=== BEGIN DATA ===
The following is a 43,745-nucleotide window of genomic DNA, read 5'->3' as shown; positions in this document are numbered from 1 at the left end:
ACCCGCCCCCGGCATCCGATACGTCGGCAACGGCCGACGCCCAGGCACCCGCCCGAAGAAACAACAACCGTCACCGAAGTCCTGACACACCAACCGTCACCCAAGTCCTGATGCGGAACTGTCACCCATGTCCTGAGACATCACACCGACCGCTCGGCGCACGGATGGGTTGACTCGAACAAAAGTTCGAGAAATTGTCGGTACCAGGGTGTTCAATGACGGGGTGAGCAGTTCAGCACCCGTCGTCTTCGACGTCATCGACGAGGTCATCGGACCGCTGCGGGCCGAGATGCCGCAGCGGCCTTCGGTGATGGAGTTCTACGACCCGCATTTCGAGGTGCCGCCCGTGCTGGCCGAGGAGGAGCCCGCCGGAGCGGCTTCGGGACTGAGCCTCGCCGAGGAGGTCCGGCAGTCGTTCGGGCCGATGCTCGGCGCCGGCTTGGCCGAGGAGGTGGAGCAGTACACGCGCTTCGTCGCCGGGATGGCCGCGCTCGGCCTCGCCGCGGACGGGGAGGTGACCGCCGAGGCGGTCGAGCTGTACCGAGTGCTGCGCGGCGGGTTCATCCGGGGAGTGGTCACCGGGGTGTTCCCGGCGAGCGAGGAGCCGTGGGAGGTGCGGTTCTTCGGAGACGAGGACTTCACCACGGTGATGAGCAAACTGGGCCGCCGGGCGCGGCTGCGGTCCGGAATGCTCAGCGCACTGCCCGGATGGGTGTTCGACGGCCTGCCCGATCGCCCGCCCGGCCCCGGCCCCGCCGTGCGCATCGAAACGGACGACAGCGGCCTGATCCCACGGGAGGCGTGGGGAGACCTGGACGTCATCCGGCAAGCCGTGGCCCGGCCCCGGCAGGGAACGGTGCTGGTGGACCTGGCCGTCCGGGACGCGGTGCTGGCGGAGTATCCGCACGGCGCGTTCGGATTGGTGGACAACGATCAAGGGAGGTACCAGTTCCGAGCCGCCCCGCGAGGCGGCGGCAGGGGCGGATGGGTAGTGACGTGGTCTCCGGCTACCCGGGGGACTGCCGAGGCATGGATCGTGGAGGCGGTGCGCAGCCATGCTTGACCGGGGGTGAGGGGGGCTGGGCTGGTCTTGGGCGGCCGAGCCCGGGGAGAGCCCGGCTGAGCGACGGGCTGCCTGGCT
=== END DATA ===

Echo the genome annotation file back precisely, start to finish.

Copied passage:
The following is a 43,745-nucleotide window of genomic DNA, read 5'->3' as shown; positions in this document are numbered from 1 at the left end:
ACCCGCCCCCGGCATCCGATACGTCGGCAACGGCCGACGCCCAGGCACCCGCCCGAAGAAACAACAACCGTCACCGAAGTCCTGACACACCAACCGTCACCCAAGTCCTGATGCGGAACTGTCACCCATGTCCTGAGACATCACACCGACCGCTCGGCGCACGGATGGGTTGACTCGAACAAAAGTTCGAGAAATTGTCGGTACCAGGGTGTTCAATGACGGGGTGAGCAGTTCAGCACCCGTCGTCTTCGACGTCATCGACGAGGTCATCGGACCGCTGCGGGCCGAGATGCCGCAGCGGCCTTCGGTGATGGAGTTCTACGACCCGCATTTCGAGGTGCCGCCCGTGCTGGCCGAGGAGGAGCCCGCCGGAGCGGCTTCGGGACTGAGCCTCGCCGAGGAGGTCCGGCAGTCGTTCGGGCCGATGCTCGGCGCCGGCTTGGCCGAGGAGGTGGAGCAGTACACGCGCTTCGTCGCCGGGATGGCCGCGCTCGGCCTCGCCGCGGACGGGGAGGTGACCGCCGAGGCGGTCGAGCTGTACCGAGTGCTGCGCGGCGGGTTCATCCGGGGAGTGGTCACCGGGGTGTTCCCGGCGAGCGAGGAGCCGTGGGAGGTGCGGTTCTTCGGAGACGAGGACTTCACCACGGTGATGAGCAAACTGGGCCGCCGGGCGCGGCTGCGGTCCGGAATGCTCAGCGCACTGCCCGGATGGGTGTTCGACGGCCTGCCCGATCGCCCGCCCGGCCCCGGCCCCGCCGTGCGCATCGAAACGGACGACAGCGGCCTGATCCCACGGGAGGCGTGGGGAGACCTGGACGTCATCCGGCAAGCCGTGGCCCGGCCCCGGCAGGGAACGGTGCTGGTGGACCTGGCCGTCCGGGACGCGGTGCTGGCGGAGTATCCGCACGGCGCGTTCGGATTGGTGGACAACGATCAAGGGAGGTACCAGTTCCGAGCCGCCCCGCGAGGCGGCGGCAGGGGCGGATGGGTAGTGACGTGGTCTCCGGCTACCCGGGGGACTGCCGAGGCATGGATCGTGGAGGCGGTGCGCAGCCATGCTTGACCGGGGGTGAGGGGGGCTGGGCTGGTCTTGGGCGGCCGAGCCCGGGGAGAGCCCGGCTGAGCGACGGGCTGCCTGGCT